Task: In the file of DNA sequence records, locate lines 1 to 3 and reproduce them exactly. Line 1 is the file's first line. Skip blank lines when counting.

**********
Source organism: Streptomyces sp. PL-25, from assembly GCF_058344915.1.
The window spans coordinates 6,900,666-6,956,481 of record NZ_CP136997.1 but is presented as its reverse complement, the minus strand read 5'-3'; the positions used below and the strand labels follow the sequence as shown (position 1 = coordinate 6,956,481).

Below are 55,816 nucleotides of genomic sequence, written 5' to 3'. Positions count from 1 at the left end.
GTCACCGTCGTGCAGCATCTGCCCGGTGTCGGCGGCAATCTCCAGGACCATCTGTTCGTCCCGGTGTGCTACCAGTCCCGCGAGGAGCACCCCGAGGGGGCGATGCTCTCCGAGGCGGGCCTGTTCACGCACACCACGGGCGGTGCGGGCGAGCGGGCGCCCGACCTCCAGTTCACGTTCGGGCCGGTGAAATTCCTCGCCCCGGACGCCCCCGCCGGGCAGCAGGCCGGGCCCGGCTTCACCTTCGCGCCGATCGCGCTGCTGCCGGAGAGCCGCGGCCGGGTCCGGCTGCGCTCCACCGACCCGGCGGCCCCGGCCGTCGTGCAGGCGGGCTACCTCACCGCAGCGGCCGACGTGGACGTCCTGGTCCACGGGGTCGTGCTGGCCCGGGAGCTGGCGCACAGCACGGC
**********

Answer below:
Source organism: Streptomyces sp. PL-25, from assembly GCF_058344915.1.
The window spans coordinates 6,900,666-6,956,481 of record NZ_CP136997.1 but is presented as its reverse complement, the minus strand read 5'-3'; the positions used below and the strand labels follow the sequence as shown (position 1 = coordinate 6,956,481).

Below are 55,816 nucleotides of genomic sequence, written 5' to 3'. Positions count from 1 at the left end.